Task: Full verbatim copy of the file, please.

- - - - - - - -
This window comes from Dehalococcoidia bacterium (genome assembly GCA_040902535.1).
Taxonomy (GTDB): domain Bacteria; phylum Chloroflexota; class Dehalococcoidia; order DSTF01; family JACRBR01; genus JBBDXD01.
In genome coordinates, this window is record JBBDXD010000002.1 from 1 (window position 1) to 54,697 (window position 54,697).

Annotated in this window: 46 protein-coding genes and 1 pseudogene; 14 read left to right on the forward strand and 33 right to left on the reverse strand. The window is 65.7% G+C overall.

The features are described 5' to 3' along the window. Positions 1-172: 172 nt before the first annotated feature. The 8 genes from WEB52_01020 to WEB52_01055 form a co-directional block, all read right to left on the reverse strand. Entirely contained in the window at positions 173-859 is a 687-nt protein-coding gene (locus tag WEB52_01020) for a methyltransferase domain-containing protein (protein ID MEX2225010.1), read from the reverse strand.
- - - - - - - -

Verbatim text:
This window comes from Dehalococcoidia bacterium (genome assembly GCA_040902535.1).
Taxonomy (GTDB): domain Bacteria; phylum Chloroflexota; class Dehalococcoidia; order DSTF01; family JACRBR01; genus JBBDXD01.
In genome coordinates, this window is record JBBDXD010000002.1 from 1 (window position 1) to 54,697 (window position 54,697).

Annotated in this window: 46 protein-coding genes and 1 pseudogene; 14 read left to right on the forward strand and 33 right to left on the reverse strand. The window is 65.7% G+C overall.

The features are described 5' to 3' along the window. Positions 1-172: 172 nt before the first annotated feature. The 8 genes from WEB52_01020 to WEB52_01055 form a co-directional block, all read right to left on the reverse strand. Entirely contained in the window at positions 173-859 is a 687-nt protein-coding gene (locus tag WEB52_01020) for a methyltransferase domain-containing protein (protein ID MEX2225010.1), read from the reverse strand.